Many peoples around the world have already grasped this fact (at least great swaths of their citizenry have), particularly in Asia, and those countries have a considerable advantage over others. But it's not just a matter of your homeland's relative prosperity, or even your personal economic well-being. If you cut yourself off from developing your fullest potential, you're making your life so much less than it could be. And for no reason at all.

Future Imperative

* A Washington Post op-ed writer just wrote about the way intelligent design was discussed in 19th Century text books. He comments:

These textbooks seem also to have been intended to provide solace for the existentially anxious. All of them offered in one form or another the reassurance that "Geography teaches us about the earth which was made to be our home." Earth by itself "could not be the abode of man," advised one. "Therefore, two indispensable agents are provided -- the sun and atmosphere." The entire vast history of the planet was summed up as the "gradual formation by which it was made ready for the reception of mankind." The lay of the land had been thoughtfully arranged for our benefit: "As the torrid regions of the earth require the greatest amount of rain, there are the loftiest mountains, which act as huge condensers of the clouds." Because the breezes that blew down mountainsides cooled the inhabitants below, the highest were located in the hottest parts of the world "for the same reason that you put a piece of ice into a pitcher of water in summer, rather than in winter."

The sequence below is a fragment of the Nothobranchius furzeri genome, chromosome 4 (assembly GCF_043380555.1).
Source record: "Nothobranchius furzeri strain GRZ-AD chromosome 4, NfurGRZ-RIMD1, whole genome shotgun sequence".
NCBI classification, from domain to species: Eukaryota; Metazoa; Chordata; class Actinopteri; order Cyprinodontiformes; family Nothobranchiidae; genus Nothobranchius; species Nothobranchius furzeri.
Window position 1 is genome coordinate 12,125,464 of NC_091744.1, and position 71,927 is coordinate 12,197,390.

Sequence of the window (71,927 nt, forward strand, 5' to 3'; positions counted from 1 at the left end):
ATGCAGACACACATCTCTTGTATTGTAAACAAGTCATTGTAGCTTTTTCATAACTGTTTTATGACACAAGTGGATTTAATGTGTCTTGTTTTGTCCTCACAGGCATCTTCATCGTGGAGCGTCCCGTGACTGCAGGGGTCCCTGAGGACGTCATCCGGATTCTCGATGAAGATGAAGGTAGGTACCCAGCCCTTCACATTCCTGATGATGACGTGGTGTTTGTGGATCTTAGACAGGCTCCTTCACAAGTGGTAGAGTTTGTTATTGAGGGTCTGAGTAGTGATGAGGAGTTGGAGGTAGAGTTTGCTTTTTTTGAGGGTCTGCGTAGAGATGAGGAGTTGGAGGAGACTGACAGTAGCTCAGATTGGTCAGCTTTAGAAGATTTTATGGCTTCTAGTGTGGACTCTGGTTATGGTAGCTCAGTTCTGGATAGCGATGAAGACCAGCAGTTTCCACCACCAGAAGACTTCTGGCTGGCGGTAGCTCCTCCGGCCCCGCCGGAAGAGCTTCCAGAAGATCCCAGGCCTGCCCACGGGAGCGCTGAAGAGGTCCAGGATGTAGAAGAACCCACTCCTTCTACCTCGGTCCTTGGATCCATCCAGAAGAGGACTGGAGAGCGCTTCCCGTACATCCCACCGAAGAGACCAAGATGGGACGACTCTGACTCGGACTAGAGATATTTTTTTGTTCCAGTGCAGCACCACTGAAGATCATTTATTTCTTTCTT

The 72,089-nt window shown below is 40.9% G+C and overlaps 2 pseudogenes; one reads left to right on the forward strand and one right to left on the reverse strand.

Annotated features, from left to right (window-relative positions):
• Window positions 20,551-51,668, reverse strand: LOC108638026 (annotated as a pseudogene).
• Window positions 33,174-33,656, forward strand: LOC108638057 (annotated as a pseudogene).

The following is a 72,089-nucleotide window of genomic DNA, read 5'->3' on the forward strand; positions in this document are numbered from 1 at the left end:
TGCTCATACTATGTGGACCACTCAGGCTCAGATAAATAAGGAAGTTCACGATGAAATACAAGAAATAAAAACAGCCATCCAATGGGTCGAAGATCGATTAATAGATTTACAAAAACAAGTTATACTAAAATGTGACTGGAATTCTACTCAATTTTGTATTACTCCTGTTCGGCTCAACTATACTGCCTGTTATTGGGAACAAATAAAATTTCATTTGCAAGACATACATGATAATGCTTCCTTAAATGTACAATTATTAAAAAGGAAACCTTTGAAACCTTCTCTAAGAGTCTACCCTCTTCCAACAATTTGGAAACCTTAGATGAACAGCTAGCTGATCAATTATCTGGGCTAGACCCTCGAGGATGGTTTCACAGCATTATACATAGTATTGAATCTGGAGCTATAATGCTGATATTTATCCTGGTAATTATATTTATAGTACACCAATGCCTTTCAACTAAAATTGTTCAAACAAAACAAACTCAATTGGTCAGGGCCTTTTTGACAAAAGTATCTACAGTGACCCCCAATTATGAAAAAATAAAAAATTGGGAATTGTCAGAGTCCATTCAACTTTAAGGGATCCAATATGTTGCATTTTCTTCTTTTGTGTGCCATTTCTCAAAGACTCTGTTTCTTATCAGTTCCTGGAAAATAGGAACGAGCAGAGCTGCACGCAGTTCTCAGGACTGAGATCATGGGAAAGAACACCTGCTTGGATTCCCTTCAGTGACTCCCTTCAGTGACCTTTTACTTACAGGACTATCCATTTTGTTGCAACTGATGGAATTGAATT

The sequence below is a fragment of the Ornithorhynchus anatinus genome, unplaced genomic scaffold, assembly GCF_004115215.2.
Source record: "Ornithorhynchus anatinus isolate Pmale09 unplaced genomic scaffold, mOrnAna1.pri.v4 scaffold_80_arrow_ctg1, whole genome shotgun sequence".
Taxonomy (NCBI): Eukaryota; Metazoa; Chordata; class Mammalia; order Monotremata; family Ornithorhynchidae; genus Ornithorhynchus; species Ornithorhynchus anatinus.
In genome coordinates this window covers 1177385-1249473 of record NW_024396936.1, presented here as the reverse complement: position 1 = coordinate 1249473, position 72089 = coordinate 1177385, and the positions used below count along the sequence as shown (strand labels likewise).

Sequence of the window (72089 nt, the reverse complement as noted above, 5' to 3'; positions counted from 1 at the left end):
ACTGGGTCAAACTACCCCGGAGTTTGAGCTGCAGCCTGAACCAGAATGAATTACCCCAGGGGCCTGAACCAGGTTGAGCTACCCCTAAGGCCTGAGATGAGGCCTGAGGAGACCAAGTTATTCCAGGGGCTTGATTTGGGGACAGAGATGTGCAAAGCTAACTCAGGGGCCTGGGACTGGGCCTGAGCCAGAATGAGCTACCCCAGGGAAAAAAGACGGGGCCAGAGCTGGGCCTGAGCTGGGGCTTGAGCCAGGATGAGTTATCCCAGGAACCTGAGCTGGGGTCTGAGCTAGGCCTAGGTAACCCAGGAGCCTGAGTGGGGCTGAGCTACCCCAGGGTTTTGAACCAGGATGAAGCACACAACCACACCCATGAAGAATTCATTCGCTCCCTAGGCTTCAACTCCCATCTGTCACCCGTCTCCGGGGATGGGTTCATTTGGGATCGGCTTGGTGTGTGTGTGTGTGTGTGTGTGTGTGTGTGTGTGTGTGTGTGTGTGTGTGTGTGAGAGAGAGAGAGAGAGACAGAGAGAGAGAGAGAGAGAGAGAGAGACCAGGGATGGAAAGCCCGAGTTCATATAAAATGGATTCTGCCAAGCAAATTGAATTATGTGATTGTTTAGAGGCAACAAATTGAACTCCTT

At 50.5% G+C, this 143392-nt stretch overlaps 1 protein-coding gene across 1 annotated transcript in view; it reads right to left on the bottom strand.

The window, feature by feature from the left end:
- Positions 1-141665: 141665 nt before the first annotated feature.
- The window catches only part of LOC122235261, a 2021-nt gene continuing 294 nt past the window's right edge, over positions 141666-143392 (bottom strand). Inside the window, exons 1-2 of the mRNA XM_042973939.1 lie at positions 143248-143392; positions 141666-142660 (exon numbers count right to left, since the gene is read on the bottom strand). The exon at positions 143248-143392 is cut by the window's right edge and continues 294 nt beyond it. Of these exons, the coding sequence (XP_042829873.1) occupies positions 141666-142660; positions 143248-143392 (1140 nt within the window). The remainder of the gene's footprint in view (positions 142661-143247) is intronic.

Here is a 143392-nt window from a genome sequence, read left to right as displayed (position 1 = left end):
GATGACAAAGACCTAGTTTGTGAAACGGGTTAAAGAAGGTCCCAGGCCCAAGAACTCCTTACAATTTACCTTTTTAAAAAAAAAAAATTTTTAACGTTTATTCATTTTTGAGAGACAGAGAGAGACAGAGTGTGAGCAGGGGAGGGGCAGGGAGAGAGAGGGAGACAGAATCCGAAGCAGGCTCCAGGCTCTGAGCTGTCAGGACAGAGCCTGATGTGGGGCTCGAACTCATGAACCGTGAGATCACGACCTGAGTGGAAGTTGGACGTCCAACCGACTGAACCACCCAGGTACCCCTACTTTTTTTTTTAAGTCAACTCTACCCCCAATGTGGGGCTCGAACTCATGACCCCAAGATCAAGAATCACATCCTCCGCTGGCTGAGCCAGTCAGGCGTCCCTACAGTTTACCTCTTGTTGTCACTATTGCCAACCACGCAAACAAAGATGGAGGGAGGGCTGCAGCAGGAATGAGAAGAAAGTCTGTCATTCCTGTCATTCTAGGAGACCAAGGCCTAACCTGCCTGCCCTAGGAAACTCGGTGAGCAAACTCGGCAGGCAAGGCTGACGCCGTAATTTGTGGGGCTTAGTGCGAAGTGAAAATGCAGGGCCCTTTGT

Curious, of course, but I'll go into this interesting subject in a later post.